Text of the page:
What’s happening: Evergrande, one of China’s biggest property developers, is in serious trouble. It warned this week that if it doesn’t raise funds quickly, it could default on its substantial loans, listing $300 billion in total liabilities. If this happens, its impact will be felt on the banking system of the country. The group has also suspended work on some projects as it tries to conserve cash, a move that is set to hit China’s property sector.
Evergrande’s bonds are also under pressure, as is its electric vehicle business, which Bloomberg recently identified as the worst-performing stock in the world.
A Step Back: Debt in China’s property sector has been a risky threat to the country’s financial system for some time. And Evergrande is one of China’s most indebted developers. It has a debt of $37 billion within a year.
Should Evergrande really default, it would be another destabilizing blow to the markets and the economy at an already vulnerable moment.
Although not guaranteed, Beijing will likely intervene to soften the blow, Julian Evans-Pritchard, senior China economist at Capital Economics, said in a note to clients in July.
“Given the desire to punish reckless behavior by private entrepreneurs and to discourage speculative property investment, China’s leadership is reluctant to bail out Evergrande,” he wrote. “But given the sheer size and systemic role of the firm, the authorities will take steps to ensure a systematic restructuring in the event of default.”
That said: a default would potentially lead to dire financing conditions for the entire real estate sector, hurting their businesses.
“Even if other developers escape a similar fate, construction activity is likely to suffer as they are forced to scale back new projects,” Evans-Pritchard said.
A major lapse is the last thing China needs right now.
OPEC and partners meet as oil trade nears multi-year high
Brent crude futures, the global benchmark for oil prices, are trading near their highest level in more than two years.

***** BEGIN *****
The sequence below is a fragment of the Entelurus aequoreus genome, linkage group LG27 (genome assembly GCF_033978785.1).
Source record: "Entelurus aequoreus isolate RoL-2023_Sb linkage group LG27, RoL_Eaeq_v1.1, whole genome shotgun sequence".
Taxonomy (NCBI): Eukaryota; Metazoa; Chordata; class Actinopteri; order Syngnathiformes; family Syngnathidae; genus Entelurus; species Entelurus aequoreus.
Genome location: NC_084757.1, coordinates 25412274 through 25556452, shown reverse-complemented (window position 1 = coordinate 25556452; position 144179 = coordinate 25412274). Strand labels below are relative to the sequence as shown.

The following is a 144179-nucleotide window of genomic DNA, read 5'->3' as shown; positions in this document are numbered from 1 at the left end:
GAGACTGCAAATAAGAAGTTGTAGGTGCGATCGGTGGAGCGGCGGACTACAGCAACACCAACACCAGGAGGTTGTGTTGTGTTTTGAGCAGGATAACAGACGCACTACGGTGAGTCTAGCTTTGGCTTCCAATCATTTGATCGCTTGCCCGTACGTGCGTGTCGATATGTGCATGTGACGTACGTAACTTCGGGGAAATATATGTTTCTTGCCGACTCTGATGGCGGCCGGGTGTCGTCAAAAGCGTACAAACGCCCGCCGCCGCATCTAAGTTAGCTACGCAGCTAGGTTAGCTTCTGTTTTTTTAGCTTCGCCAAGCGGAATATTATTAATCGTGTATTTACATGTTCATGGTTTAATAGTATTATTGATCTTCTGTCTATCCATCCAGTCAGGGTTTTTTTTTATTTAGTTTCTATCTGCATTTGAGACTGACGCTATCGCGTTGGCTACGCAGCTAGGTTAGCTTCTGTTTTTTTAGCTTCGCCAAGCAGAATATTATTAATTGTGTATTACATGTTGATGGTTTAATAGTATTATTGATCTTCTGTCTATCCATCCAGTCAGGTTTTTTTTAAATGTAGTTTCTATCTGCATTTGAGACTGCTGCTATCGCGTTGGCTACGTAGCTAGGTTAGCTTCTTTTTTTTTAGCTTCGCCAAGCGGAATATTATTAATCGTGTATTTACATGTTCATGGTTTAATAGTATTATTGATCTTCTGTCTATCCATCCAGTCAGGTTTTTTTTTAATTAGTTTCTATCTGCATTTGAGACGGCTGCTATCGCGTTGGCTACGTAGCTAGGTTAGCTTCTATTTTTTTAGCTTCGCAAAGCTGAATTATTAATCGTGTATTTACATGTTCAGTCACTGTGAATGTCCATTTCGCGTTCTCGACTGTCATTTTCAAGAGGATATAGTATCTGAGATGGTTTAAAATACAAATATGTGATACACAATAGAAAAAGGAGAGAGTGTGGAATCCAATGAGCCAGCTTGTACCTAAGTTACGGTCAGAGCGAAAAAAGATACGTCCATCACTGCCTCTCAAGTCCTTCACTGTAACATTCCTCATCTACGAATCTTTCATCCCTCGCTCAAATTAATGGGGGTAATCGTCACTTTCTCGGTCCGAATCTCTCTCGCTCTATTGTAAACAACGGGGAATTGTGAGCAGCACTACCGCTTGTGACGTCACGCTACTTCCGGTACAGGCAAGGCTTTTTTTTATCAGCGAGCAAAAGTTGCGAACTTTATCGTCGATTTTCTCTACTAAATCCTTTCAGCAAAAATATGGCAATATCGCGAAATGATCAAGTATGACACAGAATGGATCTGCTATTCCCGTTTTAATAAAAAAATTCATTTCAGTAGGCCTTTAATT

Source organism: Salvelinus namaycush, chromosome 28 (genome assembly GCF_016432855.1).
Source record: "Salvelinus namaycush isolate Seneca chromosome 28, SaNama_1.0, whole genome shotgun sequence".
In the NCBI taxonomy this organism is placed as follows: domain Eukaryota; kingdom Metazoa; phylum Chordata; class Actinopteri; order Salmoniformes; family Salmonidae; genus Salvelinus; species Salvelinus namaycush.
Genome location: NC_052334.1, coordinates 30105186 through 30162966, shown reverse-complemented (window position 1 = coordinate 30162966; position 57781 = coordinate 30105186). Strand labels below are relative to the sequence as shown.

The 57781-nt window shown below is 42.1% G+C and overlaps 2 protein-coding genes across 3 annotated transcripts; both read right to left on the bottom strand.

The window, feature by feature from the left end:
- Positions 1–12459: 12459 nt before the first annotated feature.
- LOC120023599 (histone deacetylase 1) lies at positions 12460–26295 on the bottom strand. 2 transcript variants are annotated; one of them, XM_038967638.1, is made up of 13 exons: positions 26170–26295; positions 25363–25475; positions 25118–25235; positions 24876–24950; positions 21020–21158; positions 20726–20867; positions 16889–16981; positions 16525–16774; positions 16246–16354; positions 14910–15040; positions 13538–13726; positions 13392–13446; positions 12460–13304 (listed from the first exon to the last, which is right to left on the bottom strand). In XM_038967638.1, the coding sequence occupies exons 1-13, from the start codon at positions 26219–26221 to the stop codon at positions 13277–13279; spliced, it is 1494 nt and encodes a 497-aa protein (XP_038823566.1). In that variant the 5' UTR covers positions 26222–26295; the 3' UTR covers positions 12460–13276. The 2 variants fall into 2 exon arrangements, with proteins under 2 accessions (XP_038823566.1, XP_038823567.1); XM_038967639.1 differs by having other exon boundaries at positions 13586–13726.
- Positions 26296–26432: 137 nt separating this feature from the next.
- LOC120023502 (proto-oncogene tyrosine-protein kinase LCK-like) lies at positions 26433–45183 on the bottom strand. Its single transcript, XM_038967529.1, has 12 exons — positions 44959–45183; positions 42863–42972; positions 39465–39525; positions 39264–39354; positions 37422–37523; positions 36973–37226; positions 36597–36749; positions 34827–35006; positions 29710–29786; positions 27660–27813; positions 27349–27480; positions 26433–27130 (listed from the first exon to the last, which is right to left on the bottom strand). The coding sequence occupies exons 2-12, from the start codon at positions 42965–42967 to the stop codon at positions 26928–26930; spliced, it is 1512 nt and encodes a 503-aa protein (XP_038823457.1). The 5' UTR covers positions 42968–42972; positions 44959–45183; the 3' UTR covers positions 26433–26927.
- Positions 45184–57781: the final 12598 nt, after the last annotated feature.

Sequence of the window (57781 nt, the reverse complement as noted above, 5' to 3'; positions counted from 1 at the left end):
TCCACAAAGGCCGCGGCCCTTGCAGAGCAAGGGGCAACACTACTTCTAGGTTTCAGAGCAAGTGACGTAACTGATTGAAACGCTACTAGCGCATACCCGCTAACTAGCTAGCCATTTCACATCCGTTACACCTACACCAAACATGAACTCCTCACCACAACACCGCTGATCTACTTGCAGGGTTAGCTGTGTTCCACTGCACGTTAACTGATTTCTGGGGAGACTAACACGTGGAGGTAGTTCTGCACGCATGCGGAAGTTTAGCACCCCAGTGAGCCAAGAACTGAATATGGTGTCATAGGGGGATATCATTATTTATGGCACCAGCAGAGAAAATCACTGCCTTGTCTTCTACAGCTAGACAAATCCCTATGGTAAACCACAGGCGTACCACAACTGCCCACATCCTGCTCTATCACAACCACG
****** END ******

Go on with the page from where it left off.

It gives some cover to the Organization of the Petroleum Exporting Countries and its allies as representatives meet by videoconference on Wednesday.
Latest: OPEC+ is expected to confirm its plan – announced in July – to gradually boost oil production.
“It appears that the timetable for a monthly production increase of 400,000 barrels per day in mid-July will be confirmed,” Commerzbank analysts said in a note to clients.
It helps that the group’s market experts are forecasting a supply deficit of 900,000 barrels per day for the rest of the year due to resurgent demand as the economy recovers.
One caveat: If OPEC+ continues to increase production as planned, the committee expects more than 1.6 million barrels per day next year. This may impact prices in the medium term. But for now, that’s a problem for another day.
“The main focus today will be on production volumes in the coming month,” Commerzbank said.
AOC wants Jerome Powell fired
Wall Street is rewarding Federal Reserve Chairman Jerome Powell’s cautionary speech at last week’s Jackson Hole symposium, when he indicated the Fed would soon begin to wind down its emergency economic stimulus program.
“We urge President Biden to re-imagine the Federal Reserve focused on eliminating climate risk and advancing racial and economic justice,” lawmakers said in a statement Tuesday.
Background: Powell, a Republican and former investment banker, was nominated in 2017 by former President Donald Trump to head the powerful Federal Reserve, which later turned sour over his selection. Powell’s term ends in February, and the White House has not said whether he will be reappointed.
Under Powell, the Fed wasted little time in March 2020 in responding forcefully to the economic fallout from the pandemic. Economists credit the Fed’s historic actions with helping prevent a full-blown depression and financial crisis in the United States. In a delicate time of economic recovery, Biden may choose to prioritize consistency.
But the campaigns of AOC and Michigan colleagues Rashida Tlaib, Ayana Pressley of Massachusetts, Mondaire Jones of New York and Chuy Garcia of Illinois widened the conversation about the Fed’s role in the economy and in society.
- ADP private employment report for August positions at 8:15 a.m. ET.
- The latest ISM Manufacturing Index follows 10 a.m. ET.
– Laura He contributed reporting.